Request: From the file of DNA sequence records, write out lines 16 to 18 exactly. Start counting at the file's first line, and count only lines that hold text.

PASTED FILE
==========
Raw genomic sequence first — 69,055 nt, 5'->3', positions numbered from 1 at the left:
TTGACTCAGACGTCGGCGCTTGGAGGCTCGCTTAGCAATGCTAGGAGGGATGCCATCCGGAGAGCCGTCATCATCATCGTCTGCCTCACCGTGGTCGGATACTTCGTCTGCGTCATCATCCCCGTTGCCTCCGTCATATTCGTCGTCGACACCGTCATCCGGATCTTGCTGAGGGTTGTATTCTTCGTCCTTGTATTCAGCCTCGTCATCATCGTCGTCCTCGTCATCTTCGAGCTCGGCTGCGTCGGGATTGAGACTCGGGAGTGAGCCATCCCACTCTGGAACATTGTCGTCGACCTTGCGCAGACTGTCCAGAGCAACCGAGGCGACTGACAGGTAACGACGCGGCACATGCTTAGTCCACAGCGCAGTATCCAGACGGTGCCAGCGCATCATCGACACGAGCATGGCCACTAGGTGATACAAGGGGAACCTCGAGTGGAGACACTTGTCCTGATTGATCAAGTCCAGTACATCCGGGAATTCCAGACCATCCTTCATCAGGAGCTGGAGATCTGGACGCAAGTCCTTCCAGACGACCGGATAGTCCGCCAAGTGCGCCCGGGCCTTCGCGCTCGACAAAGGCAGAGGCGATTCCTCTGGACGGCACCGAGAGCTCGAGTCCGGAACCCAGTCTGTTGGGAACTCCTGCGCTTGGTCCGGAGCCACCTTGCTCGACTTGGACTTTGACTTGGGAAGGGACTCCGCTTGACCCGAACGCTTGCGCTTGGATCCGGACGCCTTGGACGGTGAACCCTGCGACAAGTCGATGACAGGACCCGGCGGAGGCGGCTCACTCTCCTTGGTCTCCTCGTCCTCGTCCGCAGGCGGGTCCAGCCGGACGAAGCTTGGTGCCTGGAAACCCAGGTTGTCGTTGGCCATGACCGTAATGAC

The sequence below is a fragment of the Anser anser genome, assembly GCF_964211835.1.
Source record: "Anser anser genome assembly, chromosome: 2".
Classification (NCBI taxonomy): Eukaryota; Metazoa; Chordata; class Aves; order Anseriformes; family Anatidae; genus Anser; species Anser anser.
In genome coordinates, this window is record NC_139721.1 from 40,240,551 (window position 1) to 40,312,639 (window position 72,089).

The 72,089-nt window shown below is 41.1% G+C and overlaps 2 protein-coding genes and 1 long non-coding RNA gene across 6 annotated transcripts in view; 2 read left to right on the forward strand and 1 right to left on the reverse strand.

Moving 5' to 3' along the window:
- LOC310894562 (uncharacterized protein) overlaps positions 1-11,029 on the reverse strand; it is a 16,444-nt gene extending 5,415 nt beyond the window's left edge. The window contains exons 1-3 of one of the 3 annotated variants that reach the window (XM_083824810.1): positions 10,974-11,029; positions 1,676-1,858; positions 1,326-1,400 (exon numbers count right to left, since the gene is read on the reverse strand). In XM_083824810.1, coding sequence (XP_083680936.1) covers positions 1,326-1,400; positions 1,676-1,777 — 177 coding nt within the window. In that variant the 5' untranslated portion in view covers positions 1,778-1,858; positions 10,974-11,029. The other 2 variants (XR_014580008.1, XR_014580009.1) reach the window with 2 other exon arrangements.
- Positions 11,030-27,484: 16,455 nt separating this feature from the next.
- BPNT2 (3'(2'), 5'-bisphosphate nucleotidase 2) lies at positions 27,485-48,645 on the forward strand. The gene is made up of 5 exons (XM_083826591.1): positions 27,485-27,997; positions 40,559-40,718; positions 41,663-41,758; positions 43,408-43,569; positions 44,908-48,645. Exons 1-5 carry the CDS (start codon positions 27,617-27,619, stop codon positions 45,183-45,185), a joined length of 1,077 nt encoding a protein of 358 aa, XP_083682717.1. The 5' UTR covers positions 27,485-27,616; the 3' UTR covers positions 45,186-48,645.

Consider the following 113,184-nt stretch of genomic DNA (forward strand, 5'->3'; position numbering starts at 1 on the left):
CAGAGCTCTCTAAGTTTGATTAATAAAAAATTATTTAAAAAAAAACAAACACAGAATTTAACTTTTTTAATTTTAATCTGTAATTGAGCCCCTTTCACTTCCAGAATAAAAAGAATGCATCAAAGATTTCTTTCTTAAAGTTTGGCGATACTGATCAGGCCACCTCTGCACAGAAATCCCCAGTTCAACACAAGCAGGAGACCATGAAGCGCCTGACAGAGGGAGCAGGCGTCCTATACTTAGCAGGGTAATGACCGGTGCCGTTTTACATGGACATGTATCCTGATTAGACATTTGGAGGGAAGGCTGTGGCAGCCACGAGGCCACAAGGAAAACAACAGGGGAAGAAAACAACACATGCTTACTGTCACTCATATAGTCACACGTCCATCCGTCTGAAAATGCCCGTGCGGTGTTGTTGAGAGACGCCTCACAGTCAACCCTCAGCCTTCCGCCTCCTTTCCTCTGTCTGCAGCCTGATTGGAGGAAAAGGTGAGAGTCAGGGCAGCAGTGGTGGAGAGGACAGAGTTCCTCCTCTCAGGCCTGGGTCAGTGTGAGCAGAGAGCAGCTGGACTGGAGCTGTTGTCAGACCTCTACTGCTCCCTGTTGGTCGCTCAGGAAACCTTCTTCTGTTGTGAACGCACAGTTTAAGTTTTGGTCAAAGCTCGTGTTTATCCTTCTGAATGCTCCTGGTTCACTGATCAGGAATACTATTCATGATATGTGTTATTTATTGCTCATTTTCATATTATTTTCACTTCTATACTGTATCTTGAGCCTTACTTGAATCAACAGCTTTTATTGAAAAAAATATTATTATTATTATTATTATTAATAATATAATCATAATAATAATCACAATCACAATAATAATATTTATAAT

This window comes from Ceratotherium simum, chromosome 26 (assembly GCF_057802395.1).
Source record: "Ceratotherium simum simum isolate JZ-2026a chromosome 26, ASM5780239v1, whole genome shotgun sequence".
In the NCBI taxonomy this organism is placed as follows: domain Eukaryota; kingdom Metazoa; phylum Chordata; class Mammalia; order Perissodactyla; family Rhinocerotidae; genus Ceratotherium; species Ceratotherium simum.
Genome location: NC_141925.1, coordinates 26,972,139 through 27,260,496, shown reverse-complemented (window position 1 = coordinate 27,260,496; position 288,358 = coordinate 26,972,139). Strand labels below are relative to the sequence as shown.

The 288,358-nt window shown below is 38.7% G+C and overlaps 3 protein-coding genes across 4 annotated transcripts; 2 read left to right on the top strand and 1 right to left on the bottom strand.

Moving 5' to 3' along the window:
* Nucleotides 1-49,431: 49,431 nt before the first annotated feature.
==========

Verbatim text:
In the NCBI taxonomy this organism is placed as follows: domain Eukaryota; kingdom Metazoa; phylum Chordata; class Mammalia; order Perissodactyla; family Rhinocerotidae; genus Ceratotherium; species Ceratotherium simum.
Genome location: NC_141925.1, coordinates 26,972,139 through 27,260,496, shown reverse-complemented (window position 1 = coordinate 27,260,496; position 288,358 = coordinate 26,972,139). Strand labels below are relative to the sequence as shown.

The 288,358-nt window shown below is 38.7% G+C and overlaps 3 protein-coding genes across 4 annotated transcripts; 2 read left to right on the top strand and 1 right to left on the bottom strand.